This subproject is one of many research subprojects utilizing the resources provided by a Center grant funded by NIH/NCRR. Primary support for the subproject and the subproject's principal investigator may have been provided by other sources, including other NIH sources. The Total Cost listed for the subproject likely represents the estimated amount of Center infrastructure utilized by the subproject, not direct funding provided by the NCRR grant to the subproject or subproject staff. SCIENCE RESEARCH CORE The Arkansas INBRE proposes to continue its Science Research Core, which will comprise services offered by three scientific research facilities at two lead institutions. These core facilities will provide investigators throughout the state with access to the instrumentation and expertise needed for three key areas of modern biotechnology?proteomics, digital microscopy, and DNA damage and toxicology. These three areas were chosen because the technical expertise and, especially, the instrumentation of each facility are not commonly available, even in an average, well-funded research laboratory, particularly not at four-year PUIs. These three facilities were especially chosen to address the specific needs of the 13 Arkansas INBRE Project Leaders (see Table 11). With access to these technologies for specific studies, researchers can then pursue and extend research projects in their own laboratories. The use of these facilities should help researchers obtain necessary preliminary data to apply for extramural research funding. Arkansas INBRE support for the Science Research Core and its three facilities is primarily intended to guarantee access to these facilities by PUI investigators (both faculty and students). This support is not sufficient to completely sustain these facilities, which derive additional, more substantial support from other grant funding sources and from the institutions at which they are located (UAMS and UAF). The three facilities, described in detail below, have the goal of providing expertise and equipment for the following purposes: + Proteomics: To enable researchers to study protein structure and function using state-of-the-art instrumentation; + Digital Microscopy: To allow researchers to locate macromolecules within cells and tissues, thereby better assessing their function in normal and diseased states;and + DNA Damage and Toxicology: To allow researchers to incorporate DNA damage and toxicity analyses (as in cell injury and death) into their studies of normal and diseased cells and tissues. Each Science Research Core facility will also be committed to educating and training Arkansas INBRE faculty and students at both partner and non-partner PUIs, in sophisticated technologies specific to each facility. Hence, all facilities will provide workshops or demonstration sessions relevant to the instrumentation and expertise available. These offerings will be organized by leaders of all Science Research Core facilities and publicized by the Administrative Core statewide. The Science Research Core will also provide access to other Core Facilities located at the lead institutions, for example, DNA Sequencing and Flow Cytometry, for all researchers within the Arkansas INBRE. In addition, through the INBRE consortium, the Arkansas INBRE will network with other INBREs to obtain access to facilities that may not currently be available in Arkansas (see and letter of support from the directors of the Kentucky INBRE and the University of Louisville Microarray Facility, Louisville, KY). The Science Research Core is also committed to assisting both student and faculty participants in the Summer Mentored Research Fellowship Program (see Outreach Core), enabling summer fellows to become familiar with technologies that facilitate modern biomedical research and, ultimately, to participate more fully in the INBRE program. As evidence of this commitment, faculty investigators at non-partner PUIs have been using the current INBRE facilities (see below under each facility). Workshops offered during the summer introduce researchers from across the state to available, state-of-the-art technologies. All facilities within the Science Research Core will interact as needed with the Bioinformatics Core to provide for the needs of the Arkansas INBRE partner PUIs (see Objectives, Bioinformatics Core). At present, one of the most daunting aspects of biomedical research concerns data management and bioinformatics tools for analysis. For proteomics research, data collection for protein structure determination requires new information technologies (protein informatics) to analyze and interpret the data. Faculty associated with the Bioinformatics Core will be available to provide the requisite expertise for data analysis, including more conventional statistical analysis of all types of data and analysis of data generated by microarray or proteomics techniques.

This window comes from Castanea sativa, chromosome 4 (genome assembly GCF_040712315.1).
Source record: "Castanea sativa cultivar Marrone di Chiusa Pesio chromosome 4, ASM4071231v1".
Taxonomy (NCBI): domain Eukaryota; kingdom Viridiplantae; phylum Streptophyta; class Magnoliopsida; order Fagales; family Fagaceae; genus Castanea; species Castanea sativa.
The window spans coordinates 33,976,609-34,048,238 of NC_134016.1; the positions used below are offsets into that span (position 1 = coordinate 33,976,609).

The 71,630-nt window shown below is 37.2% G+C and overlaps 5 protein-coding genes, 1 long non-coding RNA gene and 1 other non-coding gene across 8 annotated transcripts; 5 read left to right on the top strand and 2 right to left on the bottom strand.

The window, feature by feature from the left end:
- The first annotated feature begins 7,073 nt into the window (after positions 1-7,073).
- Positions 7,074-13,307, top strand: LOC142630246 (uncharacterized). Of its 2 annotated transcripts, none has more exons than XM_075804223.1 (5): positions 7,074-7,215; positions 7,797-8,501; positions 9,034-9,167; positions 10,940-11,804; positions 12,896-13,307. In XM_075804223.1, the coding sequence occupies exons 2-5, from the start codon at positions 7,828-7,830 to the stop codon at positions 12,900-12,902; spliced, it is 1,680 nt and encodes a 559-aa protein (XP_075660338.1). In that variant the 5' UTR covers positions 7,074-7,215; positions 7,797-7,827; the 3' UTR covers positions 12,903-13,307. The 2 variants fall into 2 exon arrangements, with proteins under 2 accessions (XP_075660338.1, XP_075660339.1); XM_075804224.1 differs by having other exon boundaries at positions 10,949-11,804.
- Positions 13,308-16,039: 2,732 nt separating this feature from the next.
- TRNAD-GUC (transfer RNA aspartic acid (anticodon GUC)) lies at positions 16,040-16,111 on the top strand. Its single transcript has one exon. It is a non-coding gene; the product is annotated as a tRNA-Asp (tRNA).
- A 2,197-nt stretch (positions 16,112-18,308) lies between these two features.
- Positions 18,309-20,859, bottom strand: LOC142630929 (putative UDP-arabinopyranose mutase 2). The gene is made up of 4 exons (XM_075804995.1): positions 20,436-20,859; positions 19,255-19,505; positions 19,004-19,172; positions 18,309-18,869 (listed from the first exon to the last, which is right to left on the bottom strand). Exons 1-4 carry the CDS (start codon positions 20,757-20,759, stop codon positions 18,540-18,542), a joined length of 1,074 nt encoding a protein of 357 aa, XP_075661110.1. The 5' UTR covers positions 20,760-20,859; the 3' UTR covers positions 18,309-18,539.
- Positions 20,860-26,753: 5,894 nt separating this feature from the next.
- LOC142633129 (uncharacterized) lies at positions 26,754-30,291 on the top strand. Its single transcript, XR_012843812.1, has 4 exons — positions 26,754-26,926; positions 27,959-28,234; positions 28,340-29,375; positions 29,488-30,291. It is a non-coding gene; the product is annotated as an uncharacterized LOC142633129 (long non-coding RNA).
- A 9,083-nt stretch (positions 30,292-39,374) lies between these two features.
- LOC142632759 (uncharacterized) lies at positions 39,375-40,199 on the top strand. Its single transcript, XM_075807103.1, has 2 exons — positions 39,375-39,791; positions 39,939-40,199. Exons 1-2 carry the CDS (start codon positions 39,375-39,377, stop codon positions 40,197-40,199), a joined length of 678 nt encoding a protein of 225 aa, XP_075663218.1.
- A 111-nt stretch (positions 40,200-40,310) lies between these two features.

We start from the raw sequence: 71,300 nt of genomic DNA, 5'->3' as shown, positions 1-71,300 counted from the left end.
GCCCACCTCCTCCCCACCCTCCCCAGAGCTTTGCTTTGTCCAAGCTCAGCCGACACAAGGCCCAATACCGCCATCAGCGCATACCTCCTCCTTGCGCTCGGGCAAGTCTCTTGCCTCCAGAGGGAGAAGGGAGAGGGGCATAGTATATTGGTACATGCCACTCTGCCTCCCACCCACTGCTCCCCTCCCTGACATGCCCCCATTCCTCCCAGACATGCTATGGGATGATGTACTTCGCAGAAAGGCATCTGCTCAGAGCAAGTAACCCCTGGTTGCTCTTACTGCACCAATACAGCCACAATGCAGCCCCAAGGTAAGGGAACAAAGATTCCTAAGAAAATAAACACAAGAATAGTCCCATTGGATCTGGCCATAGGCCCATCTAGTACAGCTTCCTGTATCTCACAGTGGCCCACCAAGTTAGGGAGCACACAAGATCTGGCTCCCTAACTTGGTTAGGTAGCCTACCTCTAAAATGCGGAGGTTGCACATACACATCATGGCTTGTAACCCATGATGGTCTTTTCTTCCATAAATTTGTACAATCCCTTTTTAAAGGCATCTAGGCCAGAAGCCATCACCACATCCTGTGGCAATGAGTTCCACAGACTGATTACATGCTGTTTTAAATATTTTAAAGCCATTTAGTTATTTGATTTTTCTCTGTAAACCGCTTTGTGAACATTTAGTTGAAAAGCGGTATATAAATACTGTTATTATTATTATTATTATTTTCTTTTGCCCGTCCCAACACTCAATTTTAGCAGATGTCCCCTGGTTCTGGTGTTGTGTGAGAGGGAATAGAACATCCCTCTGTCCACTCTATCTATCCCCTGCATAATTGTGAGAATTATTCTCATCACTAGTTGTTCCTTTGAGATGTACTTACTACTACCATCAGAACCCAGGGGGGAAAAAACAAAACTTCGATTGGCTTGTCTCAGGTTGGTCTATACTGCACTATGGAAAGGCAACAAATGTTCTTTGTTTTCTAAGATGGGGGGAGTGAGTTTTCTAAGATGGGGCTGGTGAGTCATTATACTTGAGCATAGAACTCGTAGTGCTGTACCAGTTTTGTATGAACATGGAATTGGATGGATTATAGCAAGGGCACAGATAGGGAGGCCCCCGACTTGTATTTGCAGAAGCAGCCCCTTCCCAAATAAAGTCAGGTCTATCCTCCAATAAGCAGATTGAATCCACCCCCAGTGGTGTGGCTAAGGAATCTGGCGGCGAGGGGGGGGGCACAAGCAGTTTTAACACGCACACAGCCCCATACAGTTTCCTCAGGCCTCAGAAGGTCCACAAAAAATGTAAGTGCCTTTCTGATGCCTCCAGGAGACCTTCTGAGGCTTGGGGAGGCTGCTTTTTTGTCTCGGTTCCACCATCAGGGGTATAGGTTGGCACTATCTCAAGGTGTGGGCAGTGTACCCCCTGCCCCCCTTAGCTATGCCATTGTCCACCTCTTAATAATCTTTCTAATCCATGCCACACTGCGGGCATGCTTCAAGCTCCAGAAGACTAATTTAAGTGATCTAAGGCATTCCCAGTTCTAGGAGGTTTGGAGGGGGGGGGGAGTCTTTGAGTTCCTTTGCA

National Institute of Health (NIH)
National Center for Research Resources (NCRR)
Exploratory Grants (P20)
Project #
Application #
Study Section
Special Emphasis Panel (ZRR1-RI-7 (01))
Project Start
Project End
Budget Start
Budget End
Support Year
Fiscal Year
Total Cost
Indirect Cost
University of Arkansas for Medical Sciences
Schools of Medicine
Little Rock
United States
Zip Code
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